in the entrenchments on the left of the First Division, extending the breast-work to better protect the left and rear. It is proper to say here that the defensive position at Reams' was selected on another occasion by another corps, and was, in my judgment, very poorly located, the bad location contributing very materially to the subsequent loss of the position, and particularly to the loss of the artillery. Dispatches were sent to the commanding general at 10.20 and 11.45 a. m., informing him of the occurrences above narrated. These dispatches were sent to General Warren's headquarters, a distance of about four miles, from which point they were telegraphed. At about 12 m. the telegraph line was in operation to within about half a mile of my headquarters, and subsequent dispatches from me were sent by telegraph entirely. The first one sent by the telegraph was dated 11.45 a. m. At 12 o'clock the enemy drove in the pickets of the First Division on the Dinwiddie road, and at about 2 p. m. made a spirited advance against Miles; front, but were speedily repulsed. A second and more vigorous attack followed at a short interval and was likewise repulsed, some of the enemy falling within a few yards of the breast-work.
About the time of these attacks I received the following dispatch from the major-general commanding, at the hands of Captain Sanders:
HEADQUARTERS FIFTH CORPS,
August 25, 1864.
Warren has informed me of your dispatch announcing the breaking through your left of the enemy's cavalry. I have directed Mott to send all his available force down the plank road to the Reams' Station road and to take one of Parke's batteries, now at he Williams house, with him. The officer in charge of this command is directed to report to you on his arrival. I think, form all the information I can obtain, that the enemy are about assuming the offensive, and will either attack you or interpose between you and Warren. under the circumstances, I fear we cannot do much more damage to the railroad. That being the case, you can exercise your judgment about withdrawing your command and resuming your position on the left and in rear of Warren, either where you were before or in any other position which, in your judgment, will be better calculated for the purpose and based on the knowledge of the country your recent operations may have given you. Let me know by the bearer the condition of things in your front, and your views.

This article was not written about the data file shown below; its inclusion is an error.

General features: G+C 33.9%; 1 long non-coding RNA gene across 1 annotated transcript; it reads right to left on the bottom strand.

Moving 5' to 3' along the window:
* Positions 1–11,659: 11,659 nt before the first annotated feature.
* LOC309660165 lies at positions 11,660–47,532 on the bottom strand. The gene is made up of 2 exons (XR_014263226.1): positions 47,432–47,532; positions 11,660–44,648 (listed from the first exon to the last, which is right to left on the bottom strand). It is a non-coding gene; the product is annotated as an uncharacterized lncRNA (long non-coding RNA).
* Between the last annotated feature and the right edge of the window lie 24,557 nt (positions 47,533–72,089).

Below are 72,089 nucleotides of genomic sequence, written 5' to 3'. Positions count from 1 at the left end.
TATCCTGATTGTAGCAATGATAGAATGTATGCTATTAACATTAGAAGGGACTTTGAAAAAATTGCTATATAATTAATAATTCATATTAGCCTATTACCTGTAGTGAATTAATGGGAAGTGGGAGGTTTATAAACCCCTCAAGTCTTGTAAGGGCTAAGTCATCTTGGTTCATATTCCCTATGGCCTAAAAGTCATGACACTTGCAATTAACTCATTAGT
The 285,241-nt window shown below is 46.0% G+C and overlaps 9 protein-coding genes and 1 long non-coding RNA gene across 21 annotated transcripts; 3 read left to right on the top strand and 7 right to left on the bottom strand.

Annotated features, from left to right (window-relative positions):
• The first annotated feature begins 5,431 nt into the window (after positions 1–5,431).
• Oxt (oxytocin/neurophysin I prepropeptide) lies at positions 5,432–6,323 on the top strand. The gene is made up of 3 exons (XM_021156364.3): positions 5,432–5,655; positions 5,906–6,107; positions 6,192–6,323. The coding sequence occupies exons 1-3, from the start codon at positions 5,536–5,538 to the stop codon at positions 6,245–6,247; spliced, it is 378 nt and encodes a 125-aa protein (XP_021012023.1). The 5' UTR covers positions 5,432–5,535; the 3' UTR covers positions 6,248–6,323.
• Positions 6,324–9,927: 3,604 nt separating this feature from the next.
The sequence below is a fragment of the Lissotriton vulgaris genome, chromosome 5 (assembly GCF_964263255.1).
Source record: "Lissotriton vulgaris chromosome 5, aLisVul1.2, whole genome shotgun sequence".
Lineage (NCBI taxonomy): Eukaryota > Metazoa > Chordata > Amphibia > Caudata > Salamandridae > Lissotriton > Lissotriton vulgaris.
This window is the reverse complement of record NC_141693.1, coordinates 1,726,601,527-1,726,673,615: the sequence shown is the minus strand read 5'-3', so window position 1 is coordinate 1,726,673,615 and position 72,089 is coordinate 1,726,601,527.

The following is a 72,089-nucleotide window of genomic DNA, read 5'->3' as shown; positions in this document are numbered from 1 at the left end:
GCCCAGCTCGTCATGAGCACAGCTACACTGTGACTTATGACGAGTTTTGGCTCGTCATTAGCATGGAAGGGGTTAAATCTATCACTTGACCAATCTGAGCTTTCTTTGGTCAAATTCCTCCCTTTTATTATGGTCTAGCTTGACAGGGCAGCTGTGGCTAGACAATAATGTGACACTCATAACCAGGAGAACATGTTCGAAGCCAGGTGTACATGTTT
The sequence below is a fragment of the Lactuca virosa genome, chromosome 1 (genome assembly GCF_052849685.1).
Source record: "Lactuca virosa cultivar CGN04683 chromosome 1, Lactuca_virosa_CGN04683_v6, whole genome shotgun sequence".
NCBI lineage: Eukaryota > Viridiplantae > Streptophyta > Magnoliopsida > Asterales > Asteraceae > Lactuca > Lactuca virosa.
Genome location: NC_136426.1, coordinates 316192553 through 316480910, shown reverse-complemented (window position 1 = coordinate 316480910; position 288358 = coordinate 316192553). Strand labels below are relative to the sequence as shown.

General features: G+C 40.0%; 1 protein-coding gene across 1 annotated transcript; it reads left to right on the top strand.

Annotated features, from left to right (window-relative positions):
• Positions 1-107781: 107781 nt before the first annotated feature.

GEO. G. MEADE,
Captain Sanders inquired if the direct road along the railroad was open, and being told that it was, took that route back, carrying with him full information as to the state of affairs.
At 2.45 p. m., partly in answer to the one just given, the telegraph being open, the following dispatch was sent to General Meade:
Considering that the enemy intend to prevent any further destruction of the railroad, there is no great necessity for my remaining here, but it is more important that I should join Warren; but I do not think, closely engaged as I am at present, I can withdraw safely at this time. i think it will be well to withdraw to-night, if I am not forced to do so before. Everything looks promising at present, except that, being in an inclosed position, the enemy are liable to pass between myself and Warren and I cannot determine the fact, so that Warren had better be watchful until I can make a practicable connection with him. I shall try and keep my cavalry engaged to keep them off the plank road.
WINF'D S. HANCOCK,
Dispatches were also sent at 3.30 p. m. to General Meade. The first stated that the prisoners thus far belonged to Wilcox's division, and that A. P. Hill was himself present. The second dispatch gave an account of the second attack on General Miles' position, and stated that Anderson's brigade, of Field's division, was present. A few minutes